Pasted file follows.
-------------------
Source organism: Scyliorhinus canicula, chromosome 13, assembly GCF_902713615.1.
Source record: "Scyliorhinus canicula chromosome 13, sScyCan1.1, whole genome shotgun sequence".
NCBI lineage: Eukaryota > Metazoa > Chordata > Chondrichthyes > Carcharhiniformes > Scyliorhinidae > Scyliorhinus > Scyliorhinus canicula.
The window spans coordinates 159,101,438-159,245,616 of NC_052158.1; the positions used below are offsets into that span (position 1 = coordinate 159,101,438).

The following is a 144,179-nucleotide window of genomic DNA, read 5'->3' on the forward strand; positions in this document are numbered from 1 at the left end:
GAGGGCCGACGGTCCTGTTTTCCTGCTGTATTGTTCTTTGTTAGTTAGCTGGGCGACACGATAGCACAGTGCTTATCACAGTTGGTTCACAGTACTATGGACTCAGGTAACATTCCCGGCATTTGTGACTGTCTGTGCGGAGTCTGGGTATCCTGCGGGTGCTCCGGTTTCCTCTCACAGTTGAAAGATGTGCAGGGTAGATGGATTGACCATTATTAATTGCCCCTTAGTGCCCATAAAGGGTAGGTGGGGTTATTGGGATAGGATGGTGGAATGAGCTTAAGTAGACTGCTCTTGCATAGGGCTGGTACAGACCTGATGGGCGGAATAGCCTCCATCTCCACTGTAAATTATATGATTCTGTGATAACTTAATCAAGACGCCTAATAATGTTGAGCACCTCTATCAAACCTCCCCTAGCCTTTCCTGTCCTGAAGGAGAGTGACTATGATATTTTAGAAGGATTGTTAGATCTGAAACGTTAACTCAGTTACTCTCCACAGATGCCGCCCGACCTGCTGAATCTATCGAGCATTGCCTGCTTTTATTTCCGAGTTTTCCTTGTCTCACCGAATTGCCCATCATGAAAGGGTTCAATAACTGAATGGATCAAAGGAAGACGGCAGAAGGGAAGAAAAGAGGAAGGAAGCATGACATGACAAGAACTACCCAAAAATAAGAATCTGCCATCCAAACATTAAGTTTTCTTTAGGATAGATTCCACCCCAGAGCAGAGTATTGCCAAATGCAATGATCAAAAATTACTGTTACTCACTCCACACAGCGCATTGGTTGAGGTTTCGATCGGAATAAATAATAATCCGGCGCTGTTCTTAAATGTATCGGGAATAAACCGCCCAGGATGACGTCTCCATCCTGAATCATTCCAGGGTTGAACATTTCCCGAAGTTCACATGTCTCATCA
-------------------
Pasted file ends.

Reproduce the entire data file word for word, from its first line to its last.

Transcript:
Source organism: Scyliorhinus canicula, chromosome 13, assembly GCF_902713615.1.
Source record: "Scyliorhinus canicula chromosome 13, sScyCan1.1, whole genome shotgun sequence".
NCBI lineage: Eukaryota > Metazoa > Chordata > Chondrichthyes > Carcharhiniformes > Scyliorhinidae > Scyliorhinus > Scyliorhinus canicula.
The window spans coordinates 159,101,438-159,245,616 of NC_052158.1; the positions used below are offsets into that span (position 1 = coordinate 159,101,438).

The following is a 144,179-nucleotide window of genomic DNA, read 5'->3' on the forward strand; positions in this document are numbered from 1 at the left end:
GAGGGCCGACGGTCCTGTTTTCCTGCTGTATTGTTCTTTGTTAGTTAGCTGGGCGACACGATAGCACAGTGCTTATCACAGTTGGTTCACAGTACTATGGACTCAGGTAACATTCCCGGCATTTGTGACTGTCTGTGCGGAGTCTGGGTATCCTGCGGGTGCTCCGGTTTCCTCTCACAGTTGAAAGATGTGCAGGGTAGATGGATTGACCATTATTAATTGCCCCTTAGTGCCCATAAAGGGTAGGTGGGGTTATTGGGATAGGATGGTGGAATGAGCTTAAGTAGACTGCTCTTGCATAGGGCTGGTACAGACCTGATGGGCGGAATAGCCTCCATCTCCACTGTAAATTATATGATTCTGTGATAACTTAATCAAGACGCCTAATAATGTTGAGCACCTCTATCAAACCTCCCCTAGCCTTTCCTGTCCTGAAGGAGAGTGACTATGATATTTTAGAAGGATTGTTAGATCTGAAACGTTAACTCAGTTACTCTCCACAGATGCCGCCCGACCTGCTGAATCTATCGAGCATTGCCTGCTTTTATTTCCGAGTTTTCCTTGTCTCACCGAATTGCCCATCATGAAAGGGTTCAATAACTGAATGGATCAAAGGAAGACGGCAGAAGGGAAGAAAAGAGGAAGGAAGCATGACATGACAAGAACTACCCAAAAATAAGAATCTGCCATCCAAACATTAAGTTTTCTTTAGGATAGATTCCACCCCAGAGCAGAGTATTGCCAAATGCAATGATCAAAAATTACTGTTACTCACTCCACACAGCGCATTGGTTGAGGTTTCGATCGGAATAAATAATAATCCGGCGCTGTTCTTAAATGTATCGGGAATAAACCGCCCAGGATGACGTCTCCATCCTGAATCATTCCAGGGTTGAACATTTCCCGAAGTTCACATGTCTCATCA